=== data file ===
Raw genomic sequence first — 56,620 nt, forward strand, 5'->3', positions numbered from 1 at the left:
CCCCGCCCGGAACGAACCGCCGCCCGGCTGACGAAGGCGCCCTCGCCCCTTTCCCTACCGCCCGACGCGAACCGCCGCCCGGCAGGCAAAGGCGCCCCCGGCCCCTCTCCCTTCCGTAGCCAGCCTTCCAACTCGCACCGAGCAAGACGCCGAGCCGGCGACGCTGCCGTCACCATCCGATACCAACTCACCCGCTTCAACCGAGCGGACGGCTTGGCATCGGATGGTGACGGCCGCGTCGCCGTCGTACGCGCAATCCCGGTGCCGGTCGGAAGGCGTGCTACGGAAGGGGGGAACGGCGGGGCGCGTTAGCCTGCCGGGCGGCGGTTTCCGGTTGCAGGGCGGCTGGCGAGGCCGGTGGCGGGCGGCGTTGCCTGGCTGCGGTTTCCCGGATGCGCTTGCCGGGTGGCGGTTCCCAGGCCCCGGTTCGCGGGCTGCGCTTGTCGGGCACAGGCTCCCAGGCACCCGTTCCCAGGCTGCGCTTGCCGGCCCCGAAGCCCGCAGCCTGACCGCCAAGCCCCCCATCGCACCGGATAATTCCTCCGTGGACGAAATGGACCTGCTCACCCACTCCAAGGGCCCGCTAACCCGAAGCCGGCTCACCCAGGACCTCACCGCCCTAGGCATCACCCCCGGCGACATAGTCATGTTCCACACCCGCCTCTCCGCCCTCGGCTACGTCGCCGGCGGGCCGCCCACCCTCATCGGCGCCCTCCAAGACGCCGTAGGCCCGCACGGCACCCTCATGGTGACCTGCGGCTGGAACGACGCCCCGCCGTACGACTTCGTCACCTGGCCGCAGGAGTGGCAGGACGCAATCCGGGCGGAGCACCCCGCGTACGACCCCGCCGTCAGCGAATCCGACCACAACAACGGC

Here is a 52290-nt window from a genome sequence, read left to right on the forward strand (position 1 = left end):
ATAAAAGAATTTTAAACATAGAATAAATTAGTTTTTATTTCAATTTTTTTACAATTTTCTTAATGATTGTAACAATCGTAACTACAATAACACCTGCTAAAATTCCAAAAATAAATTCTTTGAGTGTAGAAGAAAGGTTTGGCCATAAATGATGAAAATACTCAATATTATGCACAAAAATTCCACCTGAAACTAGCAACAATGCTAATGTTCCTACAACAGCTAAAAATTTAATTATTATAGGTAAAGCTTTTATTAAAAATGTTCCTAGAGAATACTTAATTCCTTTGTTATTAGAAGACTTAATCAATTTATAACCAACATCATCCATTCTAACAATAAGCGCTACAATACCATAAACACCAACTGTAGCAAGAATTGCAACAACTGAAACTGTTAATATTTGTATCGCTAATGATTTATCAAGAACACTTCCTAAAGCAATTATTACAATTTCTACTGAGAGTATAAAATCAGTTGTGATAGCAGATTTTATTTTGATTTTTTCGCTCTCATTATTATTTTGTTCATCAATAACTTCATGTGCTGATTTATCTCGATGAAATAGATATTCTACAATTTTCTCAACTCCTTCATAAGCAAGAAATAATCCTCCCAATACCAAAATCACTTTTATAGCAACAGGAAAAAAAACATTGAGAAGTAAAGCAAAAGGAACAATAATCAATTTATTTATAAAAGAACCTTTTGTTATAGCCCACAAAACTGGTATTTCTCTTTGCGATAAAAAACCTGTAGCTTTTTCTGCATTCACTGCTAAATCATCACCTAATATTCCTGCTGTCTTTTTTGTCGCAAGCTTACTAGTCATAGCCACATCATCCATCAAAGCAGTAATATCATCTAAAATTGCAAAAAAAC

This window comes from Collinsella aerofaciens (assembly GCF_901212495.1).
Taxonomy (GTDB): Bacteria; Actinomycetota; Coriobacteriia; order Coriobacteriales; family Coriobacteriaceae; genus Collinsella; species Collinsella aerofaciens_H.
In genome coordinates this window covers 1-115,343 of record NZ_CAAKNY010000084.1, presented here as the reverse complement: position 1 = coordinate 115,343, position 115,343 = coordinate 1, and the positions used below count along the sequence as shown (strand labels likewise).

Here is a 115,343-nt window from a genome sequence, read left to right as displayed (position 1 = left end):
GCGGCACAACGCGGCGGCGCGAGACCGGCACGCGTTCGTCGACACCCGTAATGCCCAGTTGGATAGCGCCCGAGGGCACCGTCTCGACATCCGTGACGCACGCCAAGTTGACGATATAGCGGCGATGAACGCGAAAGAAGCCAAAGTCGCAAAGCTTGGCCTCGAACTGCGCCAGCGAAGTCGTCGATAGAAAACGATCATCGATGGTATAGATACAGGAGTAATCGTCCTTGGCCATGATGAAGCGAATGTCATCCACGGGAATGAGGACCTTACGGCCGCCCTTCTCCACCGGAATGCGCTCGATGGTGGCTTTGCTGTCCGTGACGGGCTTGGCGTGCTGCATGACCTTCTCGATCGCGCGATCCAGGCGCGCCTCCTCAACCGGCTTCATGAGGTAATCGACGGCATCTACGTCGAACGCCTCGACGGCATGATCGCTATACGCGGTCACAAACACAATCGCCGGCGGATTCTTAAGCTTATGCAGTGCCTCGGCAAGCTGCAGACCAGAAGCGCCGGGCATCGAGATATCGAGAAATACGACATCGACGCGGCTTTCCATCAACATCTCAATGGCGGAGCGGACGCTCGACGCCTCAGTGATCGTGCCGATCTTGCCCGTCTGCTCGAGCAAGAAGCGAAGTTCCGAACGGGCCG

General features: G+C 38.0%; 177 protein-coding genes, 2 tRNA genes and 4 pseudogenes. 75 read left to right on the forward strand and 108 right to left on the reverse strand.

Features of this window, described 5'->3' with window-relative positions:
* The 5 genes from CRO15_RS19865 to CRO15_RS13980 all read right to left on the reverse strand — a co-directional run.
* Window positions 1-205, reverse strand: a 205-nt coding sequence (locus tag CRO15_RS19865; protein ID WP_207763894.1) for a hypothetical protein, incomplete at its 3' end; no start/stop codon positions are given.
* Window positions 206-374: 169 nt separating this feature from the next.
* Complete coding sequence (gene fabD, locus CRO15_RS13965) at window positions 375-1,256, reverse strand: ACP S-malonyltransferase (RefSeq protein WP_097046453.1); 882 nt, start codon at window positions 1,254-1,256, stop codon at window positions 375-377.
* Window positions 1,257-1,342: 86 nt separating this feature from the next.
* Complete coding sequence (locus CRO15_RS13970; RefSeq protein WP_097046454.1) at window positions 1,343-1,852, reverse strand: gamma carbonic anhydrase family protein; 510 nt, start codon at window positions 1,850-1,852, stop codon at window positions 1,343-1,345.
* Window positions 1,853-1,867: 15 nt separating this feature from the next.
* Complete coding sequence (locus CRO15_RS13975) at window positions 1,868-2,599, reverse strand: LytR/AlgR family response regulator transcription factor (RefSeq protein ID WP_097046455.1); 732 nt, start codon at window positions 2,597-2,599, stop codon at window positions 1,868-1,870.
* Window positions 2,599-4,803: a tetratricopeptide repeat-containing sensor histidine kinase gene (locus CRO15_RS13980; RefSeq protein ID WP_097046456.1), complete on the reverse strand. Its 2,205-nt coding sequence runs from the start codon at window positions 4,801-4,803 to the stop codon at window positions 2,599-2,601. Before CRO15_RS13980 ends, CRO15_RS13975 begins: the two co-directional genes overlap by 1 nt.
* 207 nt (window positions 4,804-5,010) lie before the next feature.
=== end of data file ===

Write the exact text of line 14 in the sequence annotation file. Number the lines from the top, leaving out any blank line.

* Window positions 206-374: 169 nt separating this feature from the next.